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14 March 2010 @ 06:31 pm
Books 1-7; I am somewhat behind due to being sick  
Yes, I am behind. But I might not make 50 this year. I've kind of thought of reading more Serous Books and Literary Canon instead (of my usual pop science and genre lit), and make it at the very least 25 books, with at least 15 Serious. I'm starting off... ok, I guess. Some win, some utter fail. 3 so far.

1: Art Objects: Essays on Ecstasy and Effrontery, by Jeanette Winterson
The first half is about paintings, which I honestly cannot make myself care about. But essentially, Winterson's goal there, as well as in the literature part, is to enthuse the reader to engage themselves in words of art. To show that though it may be hard work, but it's worth it in the end. Which is a good point, but I am still not sure how I feel about it. But I have to appreciate Winterson's devotion to authenticity, although I am just not The Kind of Person to Buy a Painting Rather Than Fixing the Roof. Sorry. Not artsy enough.

2. Hunting the Shadows, by Tanith Lee
My mind is having issues remembering which stories are from which of the two Lee short story collections, but I remember liking both a ton, so it's not like it matters.

3: And Another Thing..., by Eoin Colfer
(since I realize not everyone know, this is the sixth part of the HHGTTG trilogy) Uhm no. Lucas liked this one because it was "tons better than Starship Titanic." I was bored; Colfer overuses catchphrases, he attempts to make a plot (the wrong move with Adams stories) which is boring, and it never ends. Nope.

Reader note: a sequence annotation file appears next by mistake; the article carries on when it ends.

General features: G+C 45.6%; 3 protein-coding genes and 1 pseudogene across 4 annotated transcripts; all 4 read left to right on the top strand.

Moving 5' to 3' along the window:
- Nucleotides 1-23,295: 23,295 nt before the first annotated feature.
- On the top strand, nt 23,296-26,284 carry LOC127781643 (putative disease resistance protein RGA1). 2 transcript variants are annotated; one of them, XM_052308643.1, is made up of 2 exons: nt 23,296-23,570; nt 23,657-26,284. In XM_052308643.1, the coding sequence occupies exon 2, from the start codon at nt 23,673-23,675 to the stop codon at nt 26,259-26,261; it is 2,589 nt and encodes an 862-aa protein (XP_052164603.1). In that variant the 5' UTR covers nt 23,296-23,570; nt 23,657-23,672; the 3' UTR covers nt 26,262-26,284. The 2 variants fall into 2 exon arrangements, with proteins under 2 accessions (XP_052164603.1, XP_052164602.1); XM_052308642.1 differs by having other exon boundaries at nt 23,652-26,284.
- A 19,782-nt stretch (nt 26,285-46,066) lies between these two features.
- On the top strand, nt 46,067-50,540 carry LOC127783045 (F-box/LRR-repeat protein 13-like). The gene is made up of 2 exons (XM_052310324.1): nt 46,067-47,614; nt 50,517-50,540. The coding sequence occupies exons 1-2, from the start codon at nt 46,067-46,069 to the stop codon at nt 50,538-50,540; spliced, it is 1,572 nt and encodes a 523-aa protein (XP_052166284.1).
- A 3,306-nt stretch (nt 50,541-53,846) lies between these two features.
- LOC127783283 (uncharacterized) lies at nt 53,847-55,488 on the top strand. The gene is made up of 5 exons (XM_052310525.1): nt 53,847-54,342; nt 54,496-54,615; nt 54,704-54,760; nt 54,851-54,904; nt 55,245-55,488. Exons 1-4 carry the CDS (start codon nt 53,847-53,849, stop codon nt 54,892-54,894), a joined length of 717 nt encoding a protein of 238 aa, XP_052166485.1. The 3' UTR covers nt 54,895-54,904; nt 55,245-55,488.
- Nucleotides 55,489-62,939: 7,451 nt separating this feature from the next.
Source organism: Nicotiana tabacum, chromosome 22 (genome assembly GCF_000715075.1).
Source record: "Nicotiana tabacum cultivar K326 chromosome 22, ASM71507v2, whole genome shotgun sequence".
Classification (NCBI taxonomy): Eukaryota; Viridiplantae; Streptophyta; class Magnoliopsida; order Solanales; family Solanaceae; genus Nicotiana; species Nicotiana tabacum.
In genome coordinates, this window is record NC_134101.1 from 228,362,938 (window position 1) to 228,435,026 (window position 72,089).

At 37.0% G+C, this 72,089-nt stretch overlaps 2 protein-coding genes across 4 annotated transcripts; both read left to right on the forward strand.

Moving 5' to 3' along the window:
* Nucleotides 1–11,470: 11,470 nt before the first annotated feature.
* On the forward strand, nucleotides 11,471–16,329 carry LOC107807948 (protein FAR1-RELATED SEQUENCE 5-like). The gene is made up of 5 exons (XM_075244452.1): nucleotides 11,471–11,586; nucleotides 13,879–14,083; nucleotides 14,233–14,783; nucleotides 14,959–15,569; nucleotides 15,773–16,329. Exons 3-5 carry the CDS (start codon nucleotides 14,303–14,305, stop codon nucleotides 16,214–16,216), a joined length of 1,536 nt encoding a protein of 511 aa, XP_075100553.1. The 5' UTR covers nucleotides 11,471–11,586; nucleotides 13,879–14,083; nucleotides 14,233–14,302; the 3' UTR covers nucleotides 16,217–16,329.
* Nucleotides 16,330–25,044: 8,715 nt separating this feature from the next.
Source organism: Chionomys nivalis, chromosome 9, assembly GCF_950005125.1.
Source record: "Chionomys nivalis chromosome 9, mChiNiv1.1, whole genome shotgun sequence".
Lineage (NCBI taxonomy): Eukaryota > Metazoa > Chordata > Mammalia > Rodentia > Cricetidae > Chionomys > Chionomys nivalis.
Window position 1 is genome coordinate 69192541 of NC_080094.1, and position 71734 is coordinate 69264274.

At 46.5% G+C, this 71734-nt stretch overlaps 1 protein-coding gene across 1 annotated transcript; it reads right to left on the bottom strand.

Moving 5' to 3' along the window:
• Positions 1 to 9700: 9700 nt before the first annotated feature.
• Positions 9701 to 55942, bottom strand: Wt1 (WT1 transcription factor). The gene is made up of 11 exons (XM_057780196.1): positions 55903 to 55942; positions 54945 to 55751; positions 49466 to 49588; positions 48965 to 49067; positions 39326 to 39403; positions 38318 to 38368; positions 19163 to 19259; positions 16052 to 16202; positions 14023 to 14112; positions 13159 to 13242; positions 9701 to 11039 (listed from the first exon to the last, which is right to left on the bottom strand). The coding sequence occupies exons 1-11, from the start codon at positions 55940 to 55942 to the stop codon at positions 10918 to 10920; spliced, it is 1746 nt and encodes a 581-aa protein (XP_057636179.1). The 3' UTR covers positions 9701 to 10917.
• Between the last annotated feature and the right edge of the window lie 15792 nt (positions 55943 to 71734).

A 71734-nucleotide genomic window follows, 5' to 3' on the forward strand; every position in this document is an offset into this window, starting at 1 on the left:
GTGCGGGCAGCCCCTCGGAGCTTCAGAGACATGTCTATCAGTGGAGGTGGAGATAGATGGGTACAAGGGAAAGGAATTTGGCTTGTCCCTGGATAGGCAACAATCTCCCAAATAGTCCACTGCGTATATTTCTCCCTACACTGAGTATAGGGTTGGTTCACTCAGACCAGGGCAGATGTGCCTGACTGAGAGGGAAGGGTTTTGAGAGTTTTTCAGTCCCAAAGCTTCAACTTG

4: The Autobiography of Alice B. Toklas, by Gertrude Stein
(yes, it's an autobiography written by someone else. Fun stuff.) This might be the first book using stream-of-consciousness I've ever liked. Except it isn't, not really. But it has some of the aspects; dialogue isn't punctuated, for one, and there isn't a real plot, but rather a sometimes out-of-order telling of a series of events as they happen, mainly focusing around Stein and Toklas' life among the painters in Paris around the turn of the century (my favourite thing is how when anecdotes are told out-of-order, they're often defined by what Picasso was up to at the times ("at this point, Picasso and Fernande were still in Montmartre"). Interesting, although the lack of plot made for a not exactly page-turner experience.

5: Superfreakonomics, by Steven Levitt and Stephen Dubner
Eh. The first one is more interesting. This feels a bit like less theory and more, eh, I can't find an English word for raljerande, but it lands somewhere in between bantering and boasting.

6: This Incredible Need to Believe, by Julia Kristeva
If you like Freudian theory, sure. I rather determinedly don't, and this was a very bad translation from French (my French isn't by any means good any more, but it's enough to be able to see that some sentences used to make sense in the original.

7: The Girl with the Glass Feet, by Ali Shaw
Hey, more no! Everyone recommended this book, so I am rather surprised that I didn't enjoy it. Basically, I thought it was going to be more fantastique, what with taking place on the made-up island of St. Hauda's Land (somewhere around the Faeroe Island?) where there are tiny moth-winged cattle, a creature whose looks turns animals white and people into glass... but no. This is a novel about Love and the Human Condition, and while I don't like books without love stories, I also don't enjoy the one where they are central. Also, don't care for the Human Condition much.

ETA: silentrequiem, can we have a pop science tag?
Current Music: Järnvägsspår - Lars Winnerbäck
Snark with a Side of Cheekysilentrequiem on March 15th, 2010 01:54 am (UTC)
Done! :)